Data extraction strategy
Descriptive data such as country, setting, objective, recruitment, data collection methods, theoretical framework, analysis, sample, and characteristics of participants were extracted to a form created in DistillerSR. Given that we used a qualitative approach to convergent synthesis  we approached the extraction of study findings in the following way: in qualitative studies, or the qualitative branch of mixed-methods studies, we extracted findings (quotes and authors’ descriptions) from results and discussion sections. In quantitative studies, or the quantitative branch of a mixed-methods study, we extracted the study authors’ own narrative descriptions and summaries of their quantitative results. Extraction of study findings to the CFIR was done in NVivo12 . The data extraction template consisting of the five domains and 38 constructs of the CFIR , and their definitions, was pilot tested on five articles. Modifications were made including adding “authors and/or research participants descriptions of…” before each definition, adding an additional construct under a process called engaging with stakeholders, and adding an “additional information” code to each domain so that data that did not fit any of the constructs could be coded there and included in the thematic analysis (see Additional file 4 for data extraction framework used, including definitions).
In NVivo12, we created codes and sub-codes for each domain and construct and sub-construct and included the definitions in the “description” field of each code for easy access during extraction. PDFs of included articles were imported, a case node was created for each article, and all were coded to the case node “included studies”. A case classification sheet was created with descriptive information about the studies (country, perspectives). This process enabled the use of data exploration features in NVivo12, such as framework matrices and matrix coding queries. Data was extracted by coding sections (e.g. a sentence, quote or paragraph) of the PDF to corresponding CFIR constructs. If a section of data illustrated more than one construct, it was coded to each. Factual information provided by the authors that related to CFIR constructs (this usually appeared in background and methods sections) were extracted to a second coding tree but not used in this review.
One reviewer (MW) carried out data extraction. Five studies were co-extracted by a second review (MP, ES) for quality control. Three reviewers (MP, MW, ES) met weekly over this stage to discuss extraction and interpretations of CFIR constructs. Questions about interpreting distinctions between domains and constructs were clarified in a meeting with authors of the CFIR.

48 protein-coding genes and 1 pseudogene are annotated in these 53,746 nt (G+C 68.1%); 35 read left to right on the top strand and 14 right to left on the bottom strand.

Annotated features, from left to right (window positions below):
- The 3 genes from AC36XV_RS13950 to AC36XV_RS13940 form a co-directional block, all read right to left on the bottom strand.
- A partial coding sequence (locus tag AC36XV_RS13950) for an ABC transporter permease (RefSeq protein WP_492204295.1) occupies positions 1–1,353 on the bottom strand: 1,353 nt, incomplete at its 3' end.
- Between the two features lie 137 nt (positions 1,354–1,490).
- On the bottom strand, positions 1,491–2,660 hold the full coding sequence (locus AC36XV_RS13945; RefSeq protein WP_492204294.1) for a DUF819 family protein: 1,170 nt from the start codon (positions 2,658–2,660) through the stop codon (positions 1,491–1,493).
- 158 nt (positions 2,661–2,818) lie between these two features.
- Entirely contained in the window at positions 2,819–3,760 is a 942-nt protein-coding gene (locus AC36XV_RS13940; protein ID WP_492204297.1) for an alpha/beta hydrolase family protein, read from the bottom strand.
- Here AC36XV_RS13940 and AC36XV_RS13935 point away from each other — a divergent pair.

Data synthesis and presentation
Due to the wide variety of innovations implemented with the aim of transforming services, three reviewers (MP, MW, ES) worked to conceptually group the 70 included studies into similar types of innovations, as a precursor to analysis. Each innovation group became a “case” and we created case nodes for each innovation group in NVivo12. This facilitated analysis and synthesis conceptually by enabling the reviewers to embed themselves in the extracted data case by case. Table 2 shows each innovation group (case) and the number of studies in each (it also highlights studies that were coded to more than one innovation group (case)—e.g. a study of peer workers doing personal recovery planning. An additional case node was created called “perspectives on implementation of recovery-oriented services in general” for those studies with a broader focus and without enough description of the intervention to enable grouping. These, alongside innovation categories with only one supporting study, were not included in the within-case and cross-case synthesis. In total, 55 studies representing seven innovation groups (cases) were included in a within-case and cross-case analysis (thematic coding within CFIR constructs) and synthesis (writing summarized review findings). Analysis and synthesis in NVivo12 was undertaken by one reviewer (MW) who met weekly with two reviewers to discuss emergent findings and co-interpret data (MP, ES). The following details the steps and procedures of the within-case and cross-case analysis and synthesis.
The data extracted to each CFIR construct for each separate innovation group (case) were thematically coded. In Nvivo12, we generated a framework matrix table for each innovation group into which we wrote-up summarized review findings under each theme while easily viewing the extracted data coded to the theme. Summarized review findings were saved to seven documents, one per innovation group (case). The principal investigator (MP) read and commented on all within-case review findings and read all the data underlying each finding to verify that the findings were adequate representations of the extracted data.